More than 36 million Americans — one of every eight adults and one of every four children — rely on food stamps in order to eat, and those numbers will likely grow.
“I think the response of the program has been tremendous,” Kevin Concannon, an undersecretary of agriculture, told The New York Times, “but we’re mindful that there are another 15, 16 million who could benefit.”
Government figures show that nationwide, food stamps reach only about two-thirds of those eligible to receive them, with rates ranging from 50 percent of Californians to 98 percent of those who live in Missouri.
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Virtually all recipients have incomes near or below the federal poverty line.
While food-stamp use is greatest where poverty runs deep, growth has been especially swift in once-prosperous places hard hit by the housing bust.
The number of recipients has risen by at least two-thirds in 205 U.S. counties, and doubled in about 50 small counties and a dozen sizable ones in the last two years.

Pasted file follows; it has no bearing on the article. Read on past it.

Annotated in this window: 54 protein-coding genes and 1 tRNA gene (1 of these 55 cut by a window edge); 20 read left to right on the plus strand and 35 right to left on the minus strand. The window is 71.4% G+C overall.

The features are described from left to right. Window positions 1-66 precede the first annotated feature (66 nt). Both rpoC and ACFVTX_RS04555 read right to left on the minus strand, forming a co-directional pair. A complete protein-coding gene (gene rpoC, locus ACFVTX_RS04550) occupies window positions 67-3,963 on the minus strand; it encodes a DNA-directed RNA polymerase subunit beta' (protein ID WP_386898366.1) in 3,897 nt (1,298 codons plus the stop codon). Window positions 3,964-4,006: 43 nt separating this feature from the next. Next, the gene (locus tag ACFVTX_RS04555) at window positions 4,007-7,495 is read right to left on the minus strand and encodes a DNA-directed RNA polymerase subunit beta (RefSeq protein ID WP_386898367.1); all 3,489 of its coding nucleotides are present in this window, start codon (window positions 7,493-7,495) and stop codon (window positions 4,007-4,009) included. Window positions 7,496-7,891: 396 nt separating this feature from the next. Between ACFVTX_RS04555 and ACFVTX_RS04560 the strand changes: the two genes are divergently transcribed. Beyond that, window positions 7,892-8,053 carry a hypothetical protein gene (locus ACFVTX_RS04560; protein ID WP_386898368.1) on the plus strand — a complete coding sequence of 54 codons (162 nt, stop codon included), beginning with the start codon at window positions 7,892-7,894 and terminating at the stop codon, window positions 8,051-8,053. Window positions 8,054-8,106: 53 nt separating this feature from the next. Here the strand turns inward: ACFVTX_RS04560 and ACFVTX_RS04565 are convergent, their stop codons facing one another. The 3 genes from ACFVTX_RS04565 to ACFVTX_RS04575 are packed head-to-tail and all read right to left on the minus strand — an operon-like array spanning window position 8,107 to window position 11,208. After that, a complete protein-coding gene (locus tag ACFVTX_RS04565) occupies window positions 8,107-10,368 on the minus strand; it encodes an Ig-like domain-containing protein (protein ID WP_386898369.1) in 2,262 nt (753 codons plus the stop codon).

That so many Americans are now using food stamps is only one indication that the Obama administration’s economic policies aren’t working, says Howard Schweber, assistant professor of political science and law at the University of Wisconsin.
“The bailout was supposed to get credit flowing again, which was supposed to get small businesses back on their feet, which would then stimulate employment,” Schweber writes in The Huffington Post.
“It didn't work, because that's not what the banks chose to do with the money.”
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